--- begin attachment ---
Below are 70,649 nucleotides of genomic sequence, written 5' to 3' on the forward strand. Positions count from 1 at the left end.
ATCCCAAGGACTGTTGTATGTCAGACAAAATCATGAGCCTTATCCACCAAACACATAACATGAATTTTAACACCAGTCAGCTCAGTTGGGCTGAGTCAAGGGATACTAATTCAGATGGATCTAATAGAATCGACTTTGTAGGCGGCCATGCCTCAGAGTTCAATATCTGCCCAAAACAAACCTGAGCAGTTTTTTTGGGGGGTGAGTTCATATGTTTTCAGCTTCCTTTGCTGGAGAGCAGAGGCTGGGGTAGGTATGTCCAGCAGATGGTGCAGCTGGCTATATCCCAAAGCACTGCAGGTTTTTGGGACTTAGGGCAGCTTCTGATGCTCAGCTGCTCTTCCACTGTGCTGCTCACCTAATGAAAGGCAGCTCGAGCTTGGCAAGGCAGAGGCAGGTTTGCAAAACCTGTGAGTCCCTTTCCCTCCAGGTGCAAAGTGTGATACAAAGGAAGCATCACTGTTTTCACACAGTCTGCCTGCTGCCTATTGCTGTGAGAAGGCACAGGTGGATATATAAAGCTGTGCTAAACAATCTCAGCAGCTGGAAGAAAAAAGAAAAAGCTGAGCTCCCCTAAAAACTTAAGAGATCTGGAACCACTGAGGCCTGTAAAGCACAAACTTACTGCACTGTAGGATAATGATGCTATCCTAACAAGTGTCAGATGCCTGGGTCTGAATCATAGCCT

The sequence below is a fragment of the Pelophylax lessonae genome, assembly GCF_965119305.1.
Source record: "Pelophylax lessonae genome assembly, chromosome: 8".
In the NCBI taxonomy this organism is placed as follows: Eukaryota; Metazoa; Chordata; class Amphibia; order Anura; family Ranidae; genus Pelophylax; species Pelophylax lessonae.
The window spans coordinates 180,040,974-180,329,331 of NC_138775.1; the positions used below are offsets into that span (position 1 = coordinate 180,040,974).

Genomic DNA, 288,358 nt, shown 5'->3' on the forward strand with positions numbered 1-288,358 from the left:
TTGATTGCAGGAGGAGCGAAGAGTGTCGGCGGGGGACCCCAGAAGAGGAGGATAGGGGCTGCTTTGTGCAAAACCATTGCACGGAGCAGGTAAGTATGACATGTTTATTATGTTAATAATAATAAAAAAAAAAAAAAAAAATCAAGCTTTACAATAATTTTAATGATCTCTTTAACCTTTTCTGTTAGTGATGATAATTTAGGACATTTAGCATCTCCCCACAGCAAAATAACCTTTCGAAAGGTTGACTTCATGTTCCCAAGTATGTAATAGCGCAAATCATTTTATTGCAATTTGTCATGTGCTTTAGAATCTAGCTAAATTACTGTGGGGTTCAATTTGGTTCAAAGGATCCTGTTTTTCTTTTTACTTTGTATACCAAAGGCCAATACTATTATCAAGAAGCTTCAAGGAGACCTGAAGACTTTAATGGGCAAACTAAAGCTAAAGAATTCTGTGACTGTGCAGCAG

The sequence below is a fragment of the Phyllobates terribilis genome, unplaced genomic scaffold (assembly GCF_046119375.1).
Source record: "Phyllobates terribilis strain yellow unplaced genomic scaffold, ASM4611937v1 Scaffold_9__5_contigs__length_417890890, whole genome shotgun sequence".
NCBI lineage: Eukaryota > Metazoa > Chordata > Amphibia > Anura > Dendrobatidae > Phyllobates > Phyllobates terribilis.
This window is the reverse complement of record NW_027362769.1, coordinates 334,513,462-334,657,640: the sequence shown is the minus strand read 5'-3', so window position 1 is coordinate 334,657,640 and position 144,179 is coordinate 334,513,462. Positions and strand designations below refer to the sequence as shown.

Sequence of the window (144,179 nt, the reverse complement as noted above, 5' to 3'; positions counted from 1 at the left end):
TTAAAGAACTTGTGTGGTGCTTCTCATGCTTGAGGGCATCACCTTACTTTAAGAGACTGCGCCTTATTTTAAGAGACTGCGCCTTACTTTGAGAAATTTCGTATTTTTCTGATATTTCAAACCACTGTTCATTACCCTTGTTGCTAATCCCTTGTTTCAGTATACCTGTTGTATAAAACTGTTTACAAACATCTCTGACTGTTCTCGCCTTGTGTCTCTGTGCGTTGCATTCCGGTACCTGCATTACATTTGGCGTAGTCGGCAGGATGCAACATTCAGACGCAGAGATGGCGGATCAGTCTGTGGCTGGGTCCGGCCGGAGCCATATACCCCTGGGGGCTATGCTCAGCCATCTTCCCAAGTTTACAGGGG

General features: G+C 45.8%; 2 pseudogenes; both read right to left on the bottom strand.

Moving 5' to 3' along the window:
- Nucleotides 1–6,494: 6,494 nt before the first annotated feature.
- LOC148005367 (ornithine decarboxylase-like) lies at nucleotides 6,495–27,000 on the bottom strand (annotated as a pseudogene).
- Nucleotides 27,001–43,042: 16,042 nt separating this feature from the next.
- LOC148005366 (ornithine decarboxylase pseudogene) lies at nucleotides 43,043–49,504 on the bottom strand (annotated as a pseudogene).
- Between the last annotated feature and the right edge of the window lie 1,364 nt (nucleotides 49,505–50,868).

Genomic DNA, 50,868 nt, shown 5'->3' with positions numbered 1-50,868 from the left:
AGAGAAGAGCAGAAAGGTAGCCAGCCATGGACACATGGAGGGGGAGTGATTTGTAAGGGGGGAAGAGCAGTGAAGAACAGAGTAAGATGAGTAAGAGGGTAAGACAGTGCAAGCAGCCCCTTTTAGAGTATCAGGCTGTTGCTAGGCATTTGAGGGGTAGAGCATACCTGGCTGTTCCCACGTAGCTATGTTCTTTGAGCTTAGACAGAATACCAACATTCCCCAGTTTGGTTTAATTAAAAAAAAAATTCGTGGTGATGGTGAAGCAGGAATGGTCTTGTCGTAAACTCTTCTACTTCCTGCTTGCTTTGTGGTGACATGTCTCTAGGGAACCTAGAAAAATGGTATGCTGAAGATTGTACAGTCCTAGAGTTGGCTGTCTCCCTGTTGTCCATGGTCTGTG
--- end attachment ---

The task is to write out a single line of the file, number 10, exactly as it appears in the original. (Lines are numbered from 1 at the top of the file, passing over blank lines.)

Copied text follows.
Source record: "Phyllobates terribilis strain yellow unplaced genomic scaffold, ASM4611937v1 Scaffold_9__5_contigs__length_417890890, whole genome shotgun sequence".